Many Sports & ESPN Originals
  • Price: $6.99/mo. (or get ESPN+, Hulu & Disney+ for $13.99/mo.)
  • Features Bundesliga, LaLiga, Championship, & more
  • Also includes daily ESPN FC news & highlights show
2,000+ soccer games per year
  • Price: $4.99/mo
  • Features Champions League, Serie A, Europa League & NWSL
  • Includes CBS, Star Trek & CBS Sports HQ
175 Premier League Games & PL TV
  • Starting price: $4.99/mo. for Peacock Premium
  • Watch 175 exclusive EPL games per season
  • Includes Premier League TV channel plus movies, TV shows & more


  1. Tom`

    June 12, 2011 at 12:05 am

    After watching the U.S.- Panama game and the “excellent” officiating, I don’t believe I’ll be wasting anymore time watching the U.S. national team. They out=played Panama, but overall I think there is too much anti-U.S. Bias in officiating. I agree that penallty kick was deserved, however the rest of the calls seemed a bit much, to the point that the U.S. players started to get frustrated and started to play dirty themselves toward the end of the game. If this type of officiating is what will be offered to the American public and its sense of justice, good luck in expanding U.S. soccer’s foot-print. I really enjoy watching a good soccer match, and this game showed me that not much has changed sinxe last year’s world cup where the art of faking one’s injury ruined the game.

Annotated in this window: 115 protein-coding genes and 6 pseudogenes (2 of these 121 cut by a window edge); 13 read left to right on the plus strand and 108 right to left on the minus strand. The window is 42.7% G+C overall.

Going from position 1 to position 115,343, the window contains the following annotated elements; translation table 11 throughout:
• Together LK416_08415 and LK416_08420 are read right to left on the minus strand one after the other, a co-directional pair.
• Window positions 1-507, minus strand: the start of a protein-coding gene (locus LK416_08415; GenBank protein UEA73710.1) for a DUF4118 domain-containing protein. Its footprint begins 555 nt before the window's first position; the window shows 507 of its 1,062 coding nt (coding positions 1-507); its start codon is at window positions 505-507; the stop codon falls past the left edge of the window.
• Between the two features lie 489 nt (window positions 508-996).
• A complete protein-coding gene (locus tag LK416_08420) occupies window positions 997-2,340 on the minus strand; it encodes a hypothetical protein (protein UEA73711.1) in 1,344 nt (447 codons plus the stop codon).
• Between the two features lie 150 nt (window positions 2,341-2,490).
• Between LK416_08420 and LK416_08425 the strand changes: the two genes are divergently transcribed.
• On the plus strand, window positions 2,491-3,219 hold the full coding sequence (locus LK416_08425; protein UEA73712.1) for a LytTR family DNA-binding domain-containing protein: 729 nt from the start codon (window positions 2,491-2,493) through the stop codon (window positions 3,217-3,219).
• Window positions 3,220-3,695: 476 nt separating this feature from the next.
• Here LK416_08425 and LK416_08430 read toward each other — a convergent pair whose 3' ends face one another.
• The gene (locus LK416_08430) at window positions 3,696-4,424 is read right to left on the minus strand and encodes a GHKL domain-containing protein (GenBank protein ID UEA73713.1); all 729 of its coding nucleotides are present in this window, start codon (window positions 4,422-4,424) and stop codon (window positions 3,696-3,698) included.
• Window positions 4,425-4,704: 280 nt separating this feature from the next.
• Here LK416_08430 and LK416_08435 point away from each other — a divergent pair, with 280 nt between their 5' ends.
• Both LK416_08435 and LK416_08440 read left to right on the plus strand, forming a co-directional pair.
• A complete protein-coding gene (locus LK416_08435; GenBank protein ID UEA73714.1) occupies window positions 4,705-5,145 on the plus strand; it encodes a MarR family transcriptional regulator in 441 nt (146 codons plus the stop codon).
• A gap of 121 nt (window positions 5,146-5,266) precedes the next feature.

2. Mark Wolfson

    June 10, 2011 at 11:46 am

    Before you go anointing the EPL as the next “big thing” in the American sports landscape consider this. Last weekend the ESPN networks televised four collegiate women’s softball games. All four of them got higher ratings than the US Men’s soccer team playing the reigning world champions.

    • The Gaffer

      June 10, 2011 at 12:03 pm

      Mark, the USA versus Spain game was a meaningless friendly. If it had been a game that really mattered, I’m sure the TV ratings would have been much higher than the Women’s College World Series last weekend.

      The Gaffer

  3. Santino

    June 10, 2011 at 1:00 am

    The EPL (or MLS, for that matter) is no more likely to gain from an NFL lockout than fishing or knitting. People aren’t just suddenly going to start watching an entirely different sport because the one they like most isn’t on, particularly when that other sport hours several hours earlier on more obscure outlets. The MLB regular season runs through September and the playoffs through October, so unless it’s a very lengthy lockout the season will start before MLB’s ends. If not, the NHL (much higher ratings than the EPL) will be starting even if the NBA has a lockout.

    The ratings for the CL final were up, but they basically represent the maximum a club match can get in the US (Cup final, two famous and popular clubs, Rooney/Messi/Iniesta). The growth over last year’s was as much as the fact that there are twice as many followers of Barcelona or Manchester United (each) than of Internazionale and Bayern Munich combined.

  4. Simon

    June 9, 2011 at 3:22 pm